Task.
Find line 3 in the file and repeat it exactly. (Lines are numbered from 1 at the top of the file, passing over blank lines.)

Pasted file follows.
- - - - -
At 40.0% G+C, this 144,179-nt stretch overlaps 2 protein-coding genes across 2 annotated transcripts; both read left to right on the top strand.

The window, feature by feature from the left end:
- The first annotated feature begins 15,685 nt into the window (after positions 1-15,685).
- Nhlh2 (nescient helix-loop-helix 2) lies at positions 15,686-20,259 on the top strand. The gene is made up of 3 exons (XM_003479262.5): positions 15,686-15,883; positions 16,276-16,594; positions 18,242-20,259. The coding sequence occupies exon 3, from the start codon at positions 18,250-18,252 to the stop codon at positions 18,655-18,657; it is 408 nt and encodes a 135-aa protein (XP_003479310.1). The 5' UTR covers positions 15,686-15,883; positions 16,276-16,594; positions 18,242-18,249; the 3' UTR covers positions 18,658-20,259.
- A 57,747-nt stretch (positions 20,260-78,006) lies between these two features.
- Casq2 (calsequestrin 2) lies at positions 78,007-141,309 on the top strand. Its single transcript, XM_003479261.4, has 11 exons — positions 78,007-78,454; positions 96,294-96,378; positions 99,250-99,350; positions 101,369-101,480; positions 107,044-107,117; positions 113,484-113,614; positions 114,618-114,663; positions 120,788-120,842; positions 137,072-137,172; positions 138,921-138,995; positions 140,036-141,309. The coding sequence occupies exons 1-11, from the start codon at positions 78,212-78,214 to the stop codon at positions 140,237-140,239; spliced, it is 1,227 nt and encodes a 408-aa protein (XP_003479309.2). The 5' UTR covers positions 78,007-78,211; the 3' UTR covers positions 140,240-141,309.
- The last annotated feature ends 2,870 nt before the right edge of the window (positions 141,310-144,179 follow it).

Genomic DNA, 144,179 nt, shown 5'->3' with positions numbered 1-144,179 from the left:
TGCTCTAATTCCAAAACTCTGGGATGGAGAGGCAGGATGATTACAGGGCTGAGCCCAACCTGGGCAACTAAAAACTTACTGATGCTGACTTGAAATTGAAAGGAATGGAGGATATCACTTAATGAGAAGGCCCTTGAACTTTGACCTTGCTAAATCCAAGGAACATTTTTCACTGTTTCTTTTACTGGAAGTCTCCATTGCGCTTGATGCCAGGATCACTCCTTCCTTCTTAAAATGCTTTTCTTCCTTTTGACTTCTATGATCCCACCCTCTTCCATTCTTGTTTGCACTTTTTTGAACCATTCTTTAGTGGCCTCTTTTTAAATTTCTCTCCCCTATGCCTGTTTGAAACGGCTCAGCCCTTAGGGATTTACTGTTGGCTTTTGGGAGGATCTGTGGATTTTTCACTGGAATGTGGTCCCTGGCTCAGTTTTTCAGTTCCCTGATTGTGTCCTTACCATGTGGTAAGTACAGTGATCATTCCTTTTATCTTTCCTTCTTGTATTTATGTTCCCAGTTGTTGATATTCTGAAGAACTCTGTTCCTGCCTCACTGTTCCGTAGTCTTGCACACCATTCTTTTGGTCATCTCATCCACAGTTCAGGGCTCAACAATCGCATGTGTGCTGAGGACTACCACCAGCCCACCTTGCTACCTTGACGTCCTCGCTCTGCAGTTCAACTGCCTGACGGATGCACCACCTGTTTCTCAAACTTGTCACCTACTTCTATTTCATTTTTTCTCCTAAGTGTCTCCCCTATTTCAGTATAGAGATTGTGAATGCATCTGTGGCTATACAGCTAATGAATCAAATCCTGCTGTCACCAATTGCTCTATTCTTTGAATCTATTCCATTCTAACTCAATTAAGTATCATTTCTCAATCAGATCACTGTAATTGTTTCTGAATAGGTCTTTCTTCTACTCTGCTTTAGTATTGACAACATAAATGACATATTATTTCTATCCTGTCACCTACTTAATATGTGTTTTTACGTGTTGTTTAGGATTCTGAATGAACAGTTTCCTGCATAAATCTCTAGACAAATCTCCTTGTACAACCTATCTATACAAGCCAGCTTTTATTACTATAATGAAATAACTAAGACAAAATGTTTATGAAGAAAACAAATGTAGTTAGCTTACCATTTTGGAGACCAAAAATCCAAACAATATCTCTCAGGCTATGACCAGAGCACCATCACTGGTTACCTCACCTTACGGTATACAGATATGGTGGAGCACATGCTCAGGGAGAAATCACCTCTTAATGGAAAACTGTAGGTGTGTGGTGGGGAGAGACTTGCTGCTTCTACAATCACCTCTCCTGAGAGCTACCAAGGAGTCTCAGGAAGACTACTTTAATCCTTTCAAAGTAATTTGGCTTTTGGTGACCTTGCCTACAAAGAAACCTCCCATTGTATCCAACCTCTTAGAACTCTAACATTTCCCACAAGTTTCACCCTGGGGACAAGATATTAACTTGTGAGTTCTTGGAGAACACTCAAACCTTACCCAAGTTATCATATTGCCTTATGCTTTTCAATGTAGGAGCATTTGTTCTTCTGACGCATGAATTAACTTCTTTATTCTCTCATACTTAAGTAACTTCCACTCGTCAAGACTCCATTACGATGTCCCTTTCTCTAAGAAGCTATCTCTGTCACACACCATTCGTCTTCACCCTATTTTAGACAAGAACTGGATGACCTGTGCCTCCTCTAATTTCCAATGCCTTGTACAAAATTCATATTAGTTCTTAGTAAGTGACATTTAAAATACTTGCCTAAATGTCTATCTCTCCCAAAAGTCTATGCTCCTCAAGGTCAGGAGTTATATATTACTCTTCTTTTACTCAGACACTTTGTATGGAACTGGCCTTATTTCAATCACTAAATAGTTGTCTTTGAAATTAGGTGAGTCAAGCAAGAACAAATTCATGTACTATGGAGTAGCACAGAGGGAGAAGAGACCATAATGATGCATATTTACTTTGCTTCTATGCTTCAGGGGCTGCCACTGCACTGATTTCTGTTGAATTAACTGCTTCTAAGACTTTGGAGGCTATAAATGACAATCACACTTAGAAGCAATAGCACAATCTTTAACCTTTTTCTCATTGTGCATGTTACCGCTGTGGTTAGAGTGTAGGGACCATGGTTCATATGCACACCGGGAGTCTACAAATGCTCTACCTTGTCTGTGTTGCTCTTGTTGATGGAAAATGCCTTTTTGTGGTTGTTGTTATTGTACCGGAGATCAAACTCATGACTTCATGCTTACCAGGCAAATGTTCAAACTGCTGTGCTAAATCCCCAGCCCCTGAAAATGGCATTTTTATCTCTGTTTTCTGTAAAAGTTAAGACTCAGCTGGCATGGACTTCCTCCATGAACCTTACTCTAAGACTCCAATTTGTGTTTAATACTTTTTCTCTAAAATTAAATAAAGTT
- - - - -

- The first annotated feature begins 15,685 nt into the window (after positions 1-15,685).